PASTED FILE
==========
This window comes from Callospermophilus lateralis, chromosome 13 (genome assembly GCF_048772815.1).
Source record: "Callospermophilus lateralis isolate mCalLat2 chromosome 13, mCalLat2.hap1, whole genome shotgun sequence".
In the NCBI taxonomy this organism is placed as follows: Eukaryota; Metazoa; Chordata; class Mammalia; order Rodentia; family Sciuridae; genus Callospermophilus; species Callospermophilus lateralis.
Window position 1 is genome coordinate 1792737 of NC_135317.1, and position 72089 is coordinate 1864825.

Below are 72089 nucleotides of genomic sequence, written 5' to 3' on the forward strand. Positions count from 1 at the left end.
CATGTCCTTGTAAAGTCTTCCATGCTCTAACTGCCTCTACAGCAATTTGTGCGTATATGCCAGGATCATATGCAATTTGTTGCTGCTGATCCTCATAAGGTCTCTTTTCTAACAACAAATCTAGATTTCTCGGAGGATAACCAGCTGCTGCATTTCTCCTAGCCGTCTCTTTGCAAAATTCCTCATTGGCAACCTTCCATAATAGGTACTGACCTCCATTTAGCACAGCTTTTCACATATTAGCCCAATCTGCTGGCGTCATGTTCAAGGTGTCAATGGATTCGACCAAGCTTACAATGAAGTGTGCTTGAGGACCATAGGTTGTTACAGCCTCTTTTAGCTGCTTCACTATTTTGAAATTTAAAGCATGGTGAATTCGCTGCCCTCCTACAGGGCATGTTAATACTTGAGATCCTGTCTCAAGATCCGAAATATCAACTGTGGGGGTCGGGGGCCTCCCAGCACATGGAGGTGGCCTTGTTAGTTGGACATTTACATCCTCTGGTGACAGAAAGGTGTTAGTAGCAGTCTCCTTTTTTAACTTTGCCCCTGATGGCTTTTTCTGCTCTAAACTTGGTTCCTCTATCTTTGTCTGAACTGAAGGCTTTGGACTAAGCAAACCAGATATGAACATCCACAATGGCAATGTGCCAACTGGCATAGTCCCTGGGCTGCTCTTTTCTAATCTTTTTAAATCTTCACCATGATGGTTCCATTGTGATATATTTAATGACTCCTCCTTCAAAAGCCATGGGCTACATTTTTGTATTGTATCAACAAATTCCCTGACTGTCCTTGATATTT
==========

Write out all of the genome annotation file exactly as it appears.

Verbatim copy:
This window comes from Callospermophilus lateralis, chromosome 13 (genome assembly GCF_048772815.1).
Source record: "Callospermophilus lateralis isolate mCalLat2 chromosome 13, mCalLat2.hap1, whole genome shotgun sequence".
In the NCBI taxonomy this organism is placed as follows: Eukaryota; Metazoa; Chordata; class Mammalia; order Rodentia; family Sciuridae; genus Callospermophilus; species Callospermophilus lateralis.
Window position 1 is genome coordinate 1792737 of NC_135317.1, and position 72089 is coordinate 1864825.

Below are 72089 nucleotides of genomic sequence, written 5' to 3' on the forward strand. Positions count from 1 at the left end.
CATGTCCTTGTAAAGTCTTCCATGCTCTAACTGCCTCTACAGCAATTTGTGCGTATATGCCAGGATCATATGCAATTTGTTGCTGCTGATCCTCATAAGGTCTCTTTTCTAACAACAAATCTAGATTTCTCGGAGGATAACCAGCTGCTGCATTTCTCCTAGCCGTCTCTTTGCAAAATTCCTCATTGGCAACCTTCCATAATAGGTACTGACCTCCATTTAGCACAGCTTTTCACATATTAGCCCAATCTGCTGGCGTCATGTTCAAGGTGTCAATGGATTCGACCAAGCTTACAATGAAGTGTGCTTGAGGACCATAGGTTGTTACAGCCTCTTTTAGCTGCTTCACTATTTTGAAATTTAAAGCATGGTGAATTCGCTGCCCTCCTACAGGGCATGTTAATACTTGAGATCCTGTCTCAAGATCCGAAATATCAACTGTGGGGGTCGGGGGCCTCCCAGCACATGGAGGTGGCCTTGTTAGTTGGACATTTACATCCTCTGGTGACAGAAAGGTGTTAGTAGCAGTCTCCTTTTTTAACTTTGCCCCTGATGGCTTTTTCTGCTCTAAACTTGGTTCCTCTATCTTTGTCTGAACTGAAGGCTTTGGACTAAGCAAACCAGATATGAACATCCACAATGGCAATGTGCCAACTGGCATAGTCCCTGGGCTGCTCTTTTCTAATCTTTTTAAATCTTCACCATGATGGTTCCATTGTGATATATTTAATGACTCCTCCTTCAAAAGCCATGGGCTACATTTTTGTATTGTATCAACAAATTCCCTGACTGTCCTTGATATTT